The lonely fill up their lives with books. I don’t live in nature. I don’t live in culture. I don’t live in my relationships. I live in books. What good can all the books of the world be, penned by the loneliest men who ever lived?
Raffi Cavoukian was born in Cairo in 1948 and moved with his Armenian parents to Toronto when he was 10.
I remember very vividly a little plaid dress on which my father sewed all these hanging beads, little horses and stuff. It was my favourite thing ever. I had it when I was four, and I kept it until I was 12, when I gave it to the little neighbour girl. For years, I regretted giving it to her, even though I had no use for it.
I remember where I was when I wrote that story, 'Mermaid in a Jar.' I was at a boyfriend's, and he was the only boy I ever dated who was rich, and his parents had a ski chalet, and I just didn't know how to break up with him, so I decided I would be celibate.
Few writers push the reader away with the coolness, dignity, and faint melancholy of Fleur Jaeggy.
To me, something that's beautiful in terms of a book is something that lives inside the reader both as a discrete and complete thing, but also something that seeps out into their life and thoughts.
I didn't study English literature - I studied philosophy at university - so Kierkegaard, Nietzsche - these people are among the most important writers to me. So my interest is in the big questions more than it is in storytelling.
Writing, for me, when I'm writing in the first-person, is like a form of acting. So as I'm writing, the character or self I'm writing about and my whole self - when I began the book - become entwined. It's soon hard to tell them apart. The voice I'm trying to explore directs my own perceptions and thoughts.
I believe there's a platonic ideal for every book that is written, like there's the perfect version of the book somewhere in the ether, and my job is to find what that book is through my editing.
Tove Jansson was the most successful Finnish illustrator and writer of children's books of her day, and she was the most widely read Finn abroad. She began her life as an artist early - she had her first drawing published at fifteen.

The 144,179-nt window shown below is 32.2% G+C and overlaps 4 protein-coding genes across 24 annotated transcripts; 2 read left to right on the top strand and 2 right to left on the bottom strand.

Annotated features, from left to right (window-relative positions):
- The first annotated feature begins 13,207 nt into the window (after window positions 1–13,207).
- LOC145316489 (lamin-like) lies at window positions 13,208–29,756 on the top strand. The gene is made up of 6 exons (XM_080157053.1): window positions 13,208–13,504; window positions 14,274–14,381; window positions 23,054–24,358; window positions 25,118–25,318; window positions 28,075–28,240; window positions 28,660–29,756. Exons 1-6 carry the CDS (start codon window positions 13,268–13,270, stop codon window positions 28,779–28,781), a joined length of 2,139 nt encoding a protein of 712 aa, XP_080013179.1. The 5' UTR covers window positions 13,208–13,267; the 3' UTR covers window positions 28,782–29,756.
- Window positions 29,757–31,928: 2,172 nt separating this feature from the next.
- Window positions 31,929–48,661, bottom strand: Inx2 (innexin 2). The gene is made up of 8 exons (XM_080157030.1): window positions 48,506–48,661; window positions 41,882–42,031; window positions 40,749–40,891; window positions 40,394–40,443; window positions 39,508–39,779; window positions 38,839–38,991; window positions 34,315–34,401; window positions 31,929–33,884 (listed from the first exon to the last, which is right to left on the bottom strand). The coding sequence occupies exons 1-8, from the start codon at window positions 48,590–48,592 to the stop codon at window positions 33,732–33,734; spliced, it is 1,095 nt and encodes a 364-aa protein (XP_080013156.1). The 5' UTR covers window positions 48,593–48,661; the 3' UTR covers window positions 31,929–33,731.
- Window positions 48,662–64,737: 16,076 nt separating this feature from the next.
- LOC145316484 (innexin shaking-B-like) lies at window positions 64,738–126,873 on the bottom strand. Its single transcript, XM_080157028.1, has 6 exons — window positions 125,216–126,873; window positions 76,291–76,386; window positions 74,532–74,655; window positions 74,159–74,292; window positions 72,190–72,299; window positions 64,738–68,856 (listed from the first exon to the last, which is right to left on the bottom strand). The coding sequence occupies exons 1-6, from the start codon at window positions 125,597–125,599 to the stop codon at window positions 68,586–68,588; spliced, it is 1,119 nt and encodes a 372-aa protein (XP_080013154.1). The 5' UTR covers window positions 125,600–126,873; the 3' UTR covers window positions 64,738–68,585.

It's so weird how our existence hinges on just absolute crazy chance, but it feels so essential. It's like, 'Nothing would be here if you weren't here,' because you are the centre of your universe.
Laurie Simmons began showing her photographs in New York in the late '70s: black-and-white and then candy-colored scenarios with plastic dolls in 1950s-style domestic interiors.
Only in our failures are we absolutely alone. Only in the pursuit of failure can a person really be free. Losers may be the avant garde of the modern age.
I didn't wander into motherhood or nonmotherhood unconsciously, recklessly. I gave it due consideration.
Growing up, I never knew that Raffi turned down celebrity endorsements, TV shows, and specials and refused to make merchandise, but it makes sense given how I think about him: My memories are limited to his voice through the record player and the album covers I stared at.
Renown is something people have always wanted, but maybe what's modern is that it's considered a virtue, this desire, rather than a vice. I might be wrong about this.
You don't go to tarot readers or psychics when everything's going well. It's always evidence of rock-bottom.
'The Chairs are Where the People Go' was told to me by my friend Misha Glouberman; I typed as he talked. In 'How Should a Person Be?' the transcribed dialogues between me and my friends help form the structure of the book.
Some of my favorite experiences of art are when I am there but my attention has wandered. I think stimulation is overrated, and persistent stimulation is exhausting. You sometimes have to be banal, tedious: make the rhythm go soft and slow, give the mind a rest.
Everyone is their own kind of poet - you can't miss it when their words are written down.